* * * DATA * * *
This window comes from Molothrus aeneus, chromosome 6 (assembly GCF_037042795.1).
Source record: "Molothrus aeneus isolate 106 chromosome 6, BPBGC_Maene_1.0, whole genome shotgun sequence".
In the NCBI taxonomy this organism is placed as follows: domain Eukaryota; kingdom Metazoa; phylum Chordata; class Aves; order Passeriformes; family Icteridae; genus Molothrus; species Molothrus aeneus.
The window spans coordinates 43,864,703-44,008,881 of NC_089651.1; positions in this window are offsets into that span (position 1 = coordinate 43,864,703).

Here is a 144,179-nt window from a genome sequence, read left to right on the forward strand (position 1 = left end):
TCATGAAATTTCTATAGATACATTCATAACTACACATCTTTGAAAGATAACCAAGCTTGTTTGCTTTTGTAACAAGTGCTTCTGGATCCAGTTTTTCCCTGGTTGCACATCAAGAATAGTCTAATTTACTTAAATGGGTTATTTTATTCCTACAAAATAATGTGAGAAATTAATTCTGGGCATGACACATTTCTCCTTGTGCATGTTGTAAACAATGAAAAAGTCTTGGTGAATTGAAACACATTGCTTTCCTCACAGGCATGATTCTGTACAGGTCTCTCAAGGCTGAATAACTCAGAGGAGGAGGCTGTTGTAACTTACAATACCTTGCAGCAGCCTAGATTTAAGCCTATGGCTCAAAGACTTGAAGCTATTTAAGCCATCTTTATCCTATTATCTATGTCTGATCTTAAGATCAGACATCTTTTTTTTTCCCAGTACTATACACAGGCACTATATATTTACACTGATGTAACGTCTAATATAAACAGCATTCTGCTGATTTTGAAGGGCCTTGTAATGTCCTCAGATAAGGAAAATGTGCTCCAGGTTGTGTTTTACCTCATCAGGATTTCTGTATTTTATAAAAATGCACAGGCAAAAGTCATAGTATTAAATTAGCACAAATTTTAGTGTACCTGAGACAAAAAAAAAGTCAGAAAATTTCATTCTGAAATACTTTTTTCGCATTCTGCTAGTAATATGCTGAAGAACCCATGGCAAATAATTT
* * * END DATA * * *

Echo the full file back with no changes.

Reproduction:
This window comes from Molothrus aeneus, chromosome 6 (assembly GCF_037042795.1).
Source record: "Molothrus aeneus isolate 106 chromosome 6, BPBGC_Maene_1.0, whole genome shotgun sequence".
In the NCBI taxonomy this organism is placed as follows: domain Eukaryota; kingdom Metazoa; phylum Chordata; class Aves; order Passeriformes; family Icteridae; genus Molothrus; species Molothrus aeneus.
The window spans coordinates 43,864,703-44,008,881 of NC_089651.1; positions in this window are offsets into that span (position 1 = coordinate 43,864,703).

Here is a 144,179-nt window from a genome sequence, read left to right on the forward strand (position 1 = left end):
TCATGAAATTTCTATAGATACATTCATAACTACACATCTTTGAAAGATAACCAAGCTTGTTTGCTTTTGTAACAAGTGCTTCTGGATCCAGTTTTTCCCTGGTTGCACATCAAGAATAGTCTAATTTACTTAAATGGGTTATTTTATTCCTACAAAATAATGTGAGAAATTAATTCTGGGCATGACACATTTCTCCTTGTGCATGTTGTAAACAATGAAAAAGTCTTGGTGAATTGAAACACATTGCTTTCCTCACAGGCATGATTCTGTACAGGTCTCTCAAGGCTGAATAACTCAGAGGAGGAGGCTGTTGTAACTTACAATACCTTGCAGCAGCCTAGATTTAAGCCTATGGCTCAAAGACTTGAAGCTATTTAAGCCATCTTTATCCTATTATCTATGTCTGATCTTAAGATCAGACATCTTTTTTTTTCCCAGTACTATACACAGGCACTATATATTTACACTGATGTAACGTCTAATATAAACAGCATTCTGCTGATTTTGAAGGGCCTTGTAATGTCCTCAGATAAGGAAAATGTGCTCCAGGTTGTGTTTTACCTCATCAGGATTTCTGTATTTTATAAAAATGCACAGGCAAAAGTCATAGTATTAAATTAGCACAAATTTTAGTGTACCTGAGACAAAAAAAAAGTCAGAAAATTTCATTCTGAAATACTTTTTTCGCATTCTGCTAGTAATATGCTGAAGAACCCATGGCAAATAATTT